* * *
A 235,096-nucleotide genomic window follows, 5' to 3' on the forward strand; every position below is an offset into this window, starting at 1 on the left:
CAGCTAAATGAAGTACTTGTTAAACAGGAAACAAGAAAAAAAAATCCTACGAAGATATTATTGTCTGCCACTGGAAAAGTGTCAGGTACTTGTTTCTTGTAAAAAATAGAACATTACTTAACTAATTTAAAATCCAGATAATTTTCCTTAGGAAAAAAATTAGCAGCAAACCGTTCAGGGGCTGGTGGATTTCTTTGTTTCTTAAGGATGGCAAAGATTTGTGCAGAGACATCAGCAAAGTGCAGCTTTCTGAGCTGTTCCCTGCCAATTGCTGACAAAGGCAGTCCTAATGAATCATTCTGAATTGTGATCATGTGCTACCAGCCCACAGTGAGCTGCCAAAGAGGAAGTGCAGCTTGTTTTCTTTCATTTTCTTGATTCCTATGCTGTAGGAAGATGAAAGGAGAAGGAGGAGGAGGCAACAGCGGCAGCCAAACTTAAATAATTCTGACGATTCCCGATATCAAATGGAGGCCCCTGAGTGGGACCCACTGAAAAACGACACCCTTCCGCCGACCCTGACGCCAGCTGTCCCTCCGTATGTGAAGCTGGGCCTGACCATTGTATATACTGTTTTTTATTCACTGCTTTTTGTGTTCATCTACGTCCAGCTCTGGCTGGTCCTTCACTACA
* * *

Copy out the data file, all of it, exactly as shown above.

A 235,096-nucleotide genomic window follows, 5' to 3' on the forward strand; every position below is an offset into this window, starting at 1 on the left:
CAGCTAAATGAAGTACTTGTTAAACAGGAAACAAGAAAAAAAAATCCTACGAAGATATTATTGTCTGCCACTGGAAAAGTGTCAGGTACTTGTTTCTTGTAAAAAATAGAACATTACTTAACTAATTTAAAATCCAGATAATTTTCCTTAGGAAAAAAATTAGCAGCAAACCGTTCAGGGGCTGGTGGATTTCTTTGTTTCTTAAGGATGGCAAAGATTTGTGCAGAGACATCAGCAAAGTGCAGCTTTCTGAGCTGTTCCCTGCCAATTGCTGACAAAGGCAGTCCTAATGAATCATTCTGAATTGTGATCATGTGCTACCAGCCCACAGTGAGCTGCCAAAGAGGAAGTGCAGCTTGTTTTCTTTCATTTTCTTGATTCCTATGCTGTAGGAAGATGAAAGGAGAAGGAGGAGGAGGCAACAGCGGCAGCCAAACTTAAATAATTCTGACGATTCCCGATATCAAATGGAGGCCCCTGAGTGGGACCCACTGAAAAACGACACCCTTCCGCCGACCCTGACGCCAGCTGTCCCTCCGTATGTGAAGCTGGGCCTGACCATTGTATATACTGTTTTTTATTCACTGCTTTTTGTGTTCATCTACGTCCAGCTCTGGCTGGTCCTTCACTACA